I’ve reviewed another picture book-ish version of Robin Hood here – The Adventures of Robin Hood – and now I review this book, Robin Hood. Based on J. Walter McSpadden’s version of Robin Hood’s exploits, this book begins the story of Robin Hood with his earlier and more peaceful existence as the son of Head Forester, Hugh Fitzooth, and works its way through the Sheriff’s treacherous treatment of his father and Robin’s eventual outlawing. Then come the more familiar tales of the golden arrow, Wil ...more
Katie Boisen
Jun 08, 2016 rated it really liked it
Shelves: edrd-614
'Robin Hood' is a classic tale of Robert of Lockesley and his heroic adventures in and out of Sherwood Forest. Every chapter includes a new and daring adventure where Robert, who is nicknamed Robin of the Hood, Robin Hood, has found himself in some situation where he is either fooling the Sheriff or Bishop of Nottingham out of riches to give to the poor or meeting someone whom he frolics (fights) with and most of the time, wins! Twists and turns will engage the reader through this humorous yet h ...more
Hosanna
May 10, 2016 rated it it was amazing  ·  review of another edition
Shelves: fiction, classics
Robin Hood is a classic that is both an entertaining and exciting read! I enjoyed getting to know the Merry Men and their leader Robin Hood through this book. Every chapter is a new adventure that they embark upon in the wondrous woods of Sherwood Forest. I didn't necessarily agree with how the characters acted in this book, robbing from the rich, but it was a fantastic story.
There were several words that today are considered as inappropriate language, but back then they weren't spoken with the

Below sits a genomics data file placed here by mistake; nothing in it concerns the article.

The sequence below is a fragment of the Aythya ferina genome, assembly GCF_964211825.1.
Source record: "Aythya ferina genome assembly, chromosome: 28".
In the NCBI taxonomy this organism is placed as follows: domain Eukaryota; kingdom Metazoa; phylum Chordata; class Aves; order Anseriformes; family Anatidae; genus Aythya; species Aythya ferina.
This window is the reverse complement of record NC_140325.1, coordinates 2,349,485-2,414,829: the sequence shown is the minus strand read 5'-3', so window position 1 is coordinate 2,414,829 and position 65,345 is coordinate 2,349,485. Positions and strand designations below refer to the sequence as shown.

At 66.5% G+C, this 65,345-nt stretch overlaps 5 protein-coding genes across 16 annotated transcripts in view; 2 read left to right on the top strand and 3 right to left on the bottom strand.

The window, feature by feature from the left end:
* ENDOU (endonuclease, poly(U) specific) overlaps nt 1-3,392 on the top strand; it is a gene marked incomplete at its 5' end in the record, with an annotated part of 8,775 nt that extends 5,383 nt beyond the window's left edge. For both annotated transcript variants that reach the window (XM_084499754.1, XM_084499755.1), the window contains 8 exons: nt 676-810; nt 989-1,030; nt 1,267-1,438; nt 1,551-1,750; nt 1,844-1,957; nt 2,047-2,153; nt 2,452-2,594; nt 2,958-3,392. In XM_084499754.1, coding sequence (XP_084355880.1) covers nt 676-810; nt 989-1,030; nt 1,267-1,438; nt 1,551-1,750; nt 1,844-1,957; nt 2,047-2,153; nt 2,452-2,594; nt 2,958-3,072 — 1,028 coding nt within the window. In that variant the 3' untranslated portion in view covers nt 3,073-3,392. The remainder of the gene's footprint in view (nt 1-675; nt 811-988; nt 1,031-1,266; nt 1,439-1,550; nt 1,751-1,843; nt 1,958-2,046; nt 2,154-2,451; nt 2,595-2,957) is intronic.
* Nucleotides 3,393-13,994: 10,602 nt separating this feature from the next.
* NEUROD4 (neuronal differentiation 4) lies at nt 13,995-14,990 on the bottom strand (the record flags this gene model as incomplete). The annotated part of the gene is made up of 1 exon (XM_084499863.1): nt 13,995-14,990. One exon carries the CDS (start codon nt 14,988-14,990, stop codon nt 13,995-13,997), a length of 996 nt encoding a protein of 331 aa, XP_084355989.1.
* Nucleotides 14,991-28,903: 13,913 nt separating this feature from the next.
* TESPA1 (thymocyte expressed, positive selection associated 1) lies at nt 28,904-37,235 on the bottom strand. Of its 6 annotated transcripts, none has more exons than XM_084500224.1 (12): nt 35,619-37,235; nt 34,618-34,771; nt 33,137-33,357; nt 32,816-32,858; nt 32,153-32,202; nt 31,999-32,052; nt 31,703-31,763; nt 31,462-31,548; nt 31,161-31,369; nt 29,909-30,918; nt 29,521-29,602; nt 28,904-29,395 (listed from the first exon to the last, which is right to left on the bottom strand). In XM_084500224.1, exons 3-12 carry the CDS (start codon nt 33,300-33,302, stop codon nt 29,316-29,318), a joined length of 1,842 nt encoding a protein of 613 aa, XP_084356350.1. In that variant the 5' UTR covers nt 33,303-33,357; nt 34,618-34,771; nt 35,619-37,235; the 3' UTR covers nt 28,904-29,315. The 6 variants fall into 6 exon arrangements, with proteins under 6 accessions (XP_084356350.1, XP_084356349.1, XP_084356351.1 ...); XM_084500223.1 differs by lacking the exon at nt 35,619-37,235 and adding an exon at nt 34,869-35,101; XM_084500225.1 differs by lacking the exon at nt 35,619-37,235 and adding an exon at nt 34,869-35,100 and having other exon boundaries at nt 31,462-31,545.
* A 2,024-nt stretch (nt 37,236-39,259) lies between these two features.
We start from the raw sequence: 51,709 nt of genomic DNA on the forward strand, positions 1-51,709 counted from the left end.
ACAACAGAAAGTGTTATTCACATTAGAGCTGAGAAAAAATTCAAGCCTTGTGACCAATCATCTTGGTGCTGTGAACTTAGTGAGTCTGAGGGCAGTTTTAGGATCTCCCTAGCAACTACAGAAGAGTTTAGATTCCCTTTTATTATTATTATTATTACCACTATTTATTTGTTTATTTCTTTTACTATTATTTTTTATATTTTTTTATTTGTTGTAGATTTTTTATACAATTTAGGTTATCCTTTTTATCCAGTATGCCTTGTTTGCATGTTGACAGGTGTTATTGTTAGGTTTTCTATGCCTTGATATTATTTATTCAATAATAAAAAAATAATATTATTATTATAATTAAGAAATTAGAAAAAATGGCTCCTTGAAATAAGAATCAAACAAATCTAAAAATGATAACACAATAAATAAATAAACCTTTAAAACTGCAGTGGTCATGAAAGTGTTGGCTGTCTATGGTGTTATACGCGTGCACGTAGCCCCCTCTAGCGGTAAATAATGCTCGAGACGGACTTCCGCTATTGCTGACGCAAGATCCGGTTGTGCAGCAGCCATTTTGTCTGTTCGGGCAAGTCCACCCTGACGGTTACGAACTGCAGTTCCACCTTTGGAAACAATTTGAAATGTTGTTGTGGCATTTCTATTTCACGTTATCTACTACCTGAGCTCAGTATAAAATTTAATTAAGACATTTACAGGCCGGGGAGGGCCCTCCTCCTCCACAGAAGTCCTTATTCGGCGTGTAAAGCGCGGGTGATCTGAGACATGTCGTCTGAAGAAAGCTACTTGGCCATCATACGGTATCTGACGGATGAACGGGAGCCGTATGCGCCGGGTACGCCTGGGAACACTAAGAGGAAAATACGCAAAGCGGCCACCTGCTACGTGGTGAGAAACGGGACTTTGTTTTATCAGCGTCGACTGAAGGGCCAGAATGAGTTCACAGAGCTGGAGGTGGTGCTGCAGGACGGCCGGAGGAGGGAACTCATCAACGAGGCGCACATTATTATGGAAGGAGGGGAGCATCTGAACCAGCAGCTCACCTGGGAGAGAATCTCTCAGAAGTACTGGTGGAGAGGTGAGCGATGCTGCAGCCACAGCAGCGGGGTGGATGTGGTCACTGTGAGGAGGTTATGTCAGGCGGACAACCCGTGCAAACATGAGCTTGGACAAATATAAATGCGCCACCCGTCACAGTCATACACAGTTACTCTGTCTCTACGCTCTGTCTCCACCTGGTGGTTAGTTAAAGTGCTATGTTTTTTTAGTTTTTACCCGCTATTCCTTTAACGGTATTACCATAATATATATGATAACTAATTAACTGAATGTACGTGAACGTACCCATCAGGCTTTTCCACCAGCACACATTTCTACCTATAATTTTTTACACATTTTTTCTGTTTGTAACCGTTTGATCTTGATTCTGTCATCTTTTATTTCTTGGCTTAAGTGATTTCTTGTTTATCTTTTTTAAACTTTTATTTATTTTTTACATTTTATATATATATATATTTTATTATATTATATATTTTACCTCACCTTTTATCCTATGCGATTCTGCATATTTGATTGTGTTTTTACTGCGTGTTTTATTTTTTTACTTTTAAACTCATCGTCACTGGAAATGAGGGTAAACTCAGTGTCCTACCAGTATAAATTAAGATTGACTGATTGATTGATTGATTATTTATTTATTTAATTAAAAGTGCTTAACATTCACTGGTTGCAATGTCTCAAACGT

...more
Kirsten
Nov 17, 2014 rated it really liked it  ·  review of another edition
Shelves: fiction
I love a good Robin Hood narrative, with the deep friendships in the Greenwood bringing hilarity and compassion by turn, the building of a fellowship based on the longing to protect the weak in the face of tyranny, the return of the king who brings true justice at last. Even the hard ending which wraps an uneasy tension over the whole story--I even love that part of the Robin Hood narrative. As McSpadden wrote this at the close of the 19th century it stands in the camp of the older Hood literatu ...more
Andreia Nuno
Mar 15, 2015 rated it it was amazing
Shelves: favorites
That is there not to love about the original stories of the most famous English outlaw?

The book starts with the story of a young Robert (later Robin of the Hood) and his father Hugh Fitzooth, going through the betrayal against his father and all the adventures against corruption and of course the famous villain, the Sheriff of Nottingham. As the reader advances in the book, familiar tales and beloved characters appear, like Lady Marian and Little John. The descriptions of the surroundings and th
...more
Книжни Криле